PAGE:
Kavanagh DJ, Gooley S, Wilson PH: Prediction of adherence and control in diabetes. J Behav Med. 1993, 16: 509-522. 10.1007/BF00844820.
Talbot F, Nouwen A, Gingras J, Gosselin M, Audet J: The assessment of diabetes related cognitive and social factors: The Multi-Dimensional Diabetes Questionnaire (MDQ). J Behav Med. 1997, 20: 291-312. 10.1023/A:1025508928696.
Ikeda K, Aoki H, Saito K, Muramatsu Y, Suzuki T: Associations of blood glucose control with self-efficacy and rated anxiety/depression in type II diabetes mellitus patients. Psychol Rep. 2003, 92: 540-544. 10.2466/PR0.92.2.540-544.
Mooy JM, Bouter LM, Varies HD, Heine RJ, Grootenhuis PA: Major stressful life events in relation to prevalence of undetected Type 2 diabetes. Diabetes Care. 2000, 23: 197-201. 10.2337/diacare.23.2.197.
Aikens JE, Mayes R: Elevated glycosylated albumin in NIDDM is a function of recent everyday environment stress. Diabetes Care. 1997, 20: 1111-1113. 10.2337/diacare.20.7.1111.
Toobert DJ, Glasgow RE: Problem-solving and diabetes self-care. J Behav Med. 1991, 14: 71-86. 10.1007/BF00844769.
Lustman PJ, Groot M, Anderson RJ, Carney RM, Freedland KE, Clouse RE: Depression and poor glycemic control. Diabetes Care. 2000, 23: 934-942. 10.2337/diacare.23.7.934.
Katon W, Von Korff M, Ciechanowski P, Russo J, Lin Elizabeth, Simon G, Ludman E, Walker E, Bush T, Young B: Behavioral and clinical factors associated with depression among individuals with diabetes. Diabetes Care. 2004, 27: 914-920. 10.2337/diacare.27.4.914.
Anderson RJ, De Groot BAM, Grigsby AB, McGill JB, Freedland KE, Clouse RE, Lustman PJ: Anxiety and poor glycemic control: a meta-analytic review of the literature. Int J Psychiat Med. 2002, 32: 235-247. 10.2190/KLGD-4H8D-4RYL-TWQ8.
Polonsky WH, Jacobson AM, Anderson BJ, Aponte JE, Lohrer PA, Schwartz CE, Welch G: Assessment of diabetes-related distress. Diabetes Care. 1995, 6: 754-760. 10.2337/diacare.18.6.754.
Welch GW, Jacobson AM, Polonsky WH: The problem areas in diabetes. Diabetes Care. 1997, 20: 760-766. 10.2337/diacare.20.5.760.
Kneckt MC, Keinänen-Kiukaanniemi SM, Knuuttila MI, Syrjälä AM: Self-esteem as a characteristic of adherence to diabetes and dental self-care regimens. J Clin Periodontol. 2001, 28: 175-180. 10.1034/j.1600-051x.2001.028002175.x.
Glasgow RE, Toobert DJ, Riddle M, Donnelly J, Mitchell D: Diabetes-specific social learning variables and self-care behaviors among persons with type II diabetes. Health Psychol. 1989, 8: 285-303. 10.1037/0278-6188.8.131.525.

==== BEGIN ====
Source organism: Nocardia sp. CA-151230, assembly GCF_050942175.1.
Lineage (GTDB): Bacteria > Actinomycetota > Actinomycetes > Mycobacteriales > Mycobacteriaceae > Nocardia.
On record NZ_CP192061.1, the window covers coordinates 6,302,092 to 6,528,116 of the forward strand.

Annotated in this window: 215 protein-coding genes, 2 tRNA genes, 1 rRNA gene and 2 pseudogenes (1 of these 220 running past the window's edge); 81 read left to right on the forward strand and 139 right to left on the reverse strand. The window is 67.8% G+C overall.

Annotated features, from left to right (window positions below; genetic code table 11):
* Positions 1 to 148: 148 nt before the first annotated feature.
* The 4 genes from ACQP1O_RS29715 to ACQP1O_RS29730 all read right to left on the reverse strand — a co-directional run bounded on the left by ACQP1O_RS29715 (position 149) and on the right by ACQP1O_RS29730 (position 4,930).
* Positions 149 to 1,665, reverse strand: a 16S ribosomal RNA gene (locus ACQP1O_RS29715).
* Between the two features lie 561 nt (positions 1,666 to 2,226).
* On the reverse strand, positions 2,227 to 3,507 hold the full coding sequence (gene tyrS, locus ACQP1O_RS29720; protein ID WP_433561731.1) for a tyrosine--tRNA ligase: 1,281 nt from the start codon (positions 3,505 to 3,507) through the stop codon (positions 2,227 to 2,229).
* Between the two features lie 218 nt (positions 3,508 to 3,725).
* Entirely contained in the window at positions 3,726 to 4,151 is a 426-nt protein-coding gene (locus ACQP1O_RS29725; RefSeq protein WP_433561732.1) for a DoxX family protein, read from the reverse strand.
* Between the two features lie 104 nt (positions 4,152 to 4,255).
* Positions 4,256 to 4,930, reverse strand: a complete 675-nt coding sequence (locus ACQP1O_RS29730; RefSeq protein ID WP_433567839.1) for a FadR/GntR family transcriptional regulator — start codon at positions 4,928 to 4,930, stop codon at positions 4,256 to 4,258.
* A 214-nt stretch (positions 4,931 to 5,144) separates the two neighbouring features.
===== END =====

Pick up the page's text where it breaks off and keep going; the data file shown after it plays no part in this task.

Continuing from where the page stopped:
Auerbach SM, Clore JN, Kiesler DJ, Orr T, Pegg PO, Quick BQ, Wagner C: Relation of diabetic patients' health-related control appraisals and physician-patient interpersonal impacts to patients' metabolic control and satisfaction with treatment. J Behav Med. 2002, 25: 17-31. 10.1023/A:1013585617303.
Nakahara R, Yoshiuchi K, Kumano H, Hara Y, Suematsu H, Kuboki T: Prospective study on influence of psychosocial factor on glycemic control in Japanese patients with type 2 diabetes. Psychosomatics. 2006, 47: 240-246. 10.1176/appi.psy.47.3.240.
Bradley C: Diabetes treatment satisfaction questionnaire (DTSQ). Handbook of Psychology and Diabetes: A guide to psychological measurement in diabetes research and practice. Edited by: Bradley C. 1994, Chur: Harwood Academic Publishers, 111-132.
Ishii H, Bradley C, Riazi A, Barendse S, Yamamoto T: The Japanese version of the Diabetes Treatment Satisfaction Questionnaire (DTSQ): translation and clinical evaluation (in Japanese). J Clin Exp Med. 2000, 192: 809-814.
Bradley C: The Well-being Questionnaire. Handbook of Psychology and Diabetes: A guide to psychological measurement in diabetes research and practice. Edited by: Bradley C. 1994, Chur: Harwood Academic Publishers, 89-109.
Riazi A, Bradley C, Barendse S, Ishii H: Development of the Well-being questionnaire short-form in Japanese: the W-BQ 12. Health Qual Life Outcomes. 2006, 4: 40-10.1186/1477-7525-4-40.
Ishii H: Psycho-behavioral problems in diabetes treatment (in Japanese). J Jpn Diab Soc. 2000, 43: 13-16.
Rosenberg M: Society and the adolescent self-image. 1965, Princeton, NJ, Princeton University Press
Yamamoto M, Matsui Y, Yamanari Y: Ninchi sareta jiko no syosokumen no kouzou (in Japanese). Jpn J Educ Psychol. 1982, 30: 64-68.
Kim WS, Shimada H, Sakano Y: The relationship between self-efficacy on health behavior and stress responses in chronic disease patients (in Japanese). Jpn J Psychosom Med. 1996, 36: 499-505.
Kim WS, Shimada H, Sakano Y: Effect of social support and self-efficacy on psychological stress responses in chronic disease patients (in Japanese). Jpn J Psychosom Med. 1998, 38: 317-323.
Consensus development conference on the diagnosis and management of nephropathy in patients with diabetes mellitus. American Diabetes Association and the National Kidney Foundation. Diabetes Care. 1994, 17: 1357-1361.
Bradley C, Lewis KS: Measures of psychological well-being and treatment satisfaction developed from the responses of people with tablet-treated diabetes. Diabet Med. 1990, 7: 445-451.
Wredling R, Stålhammar J, Adamson U, Berne C, Larsson Y, Ostman J: Well-being and treatment satisfaction in adults with diabetes: a Swedish population-based study. Qual Life Res. 1995, 4: 515-522. 10.1007/BF00634746.
This study was supported by a Research Grant (17A-3) for Nervous and Mental Disorders from the Ministry of Health, Labor and Welfare of Japan and a Grant-in-Aid for Scientific Research (15590600) from Japan Society for the Promotion of Science.
The authors declare that they have no competing interests.
TN conceptualized and designed the study, collected and analyzed the data, interpreted the results, and drafted the manuscript. CM, SM and KI collected the data. All authors read and approved the final manuscript.
About this article
Cite this article
Nozaki, T., Morita, C., Matsubayashi, S. et al. Relation between psychosocial variables and the glycemic control of patients with type 2 diabetes: A cross-sectional and prospective study. BioPsychoSocial Med 3, 4 (2009). https://doi.org/10.1186/1751-0759-3-4
- Glycemic Control
- Psychosocial Variable
- Oral Hypoglycemic Agent
- Baseline HbA1c
- Social Support Scale